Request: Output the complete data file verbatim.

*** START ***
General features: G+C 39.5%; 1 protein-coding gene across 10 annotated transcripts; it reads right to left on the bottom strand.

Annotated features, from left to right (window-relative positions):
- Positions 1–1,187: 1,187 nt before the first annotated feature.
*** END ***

General features: G+C 39.5%; 1 protein-coding gene across 10 annotated transcripts; it reads right to left on the bottom strand.

Annotated features, from left to right (window-relative positions):
- Positions 1–1,187: 1,187 nt before the first annotated feature.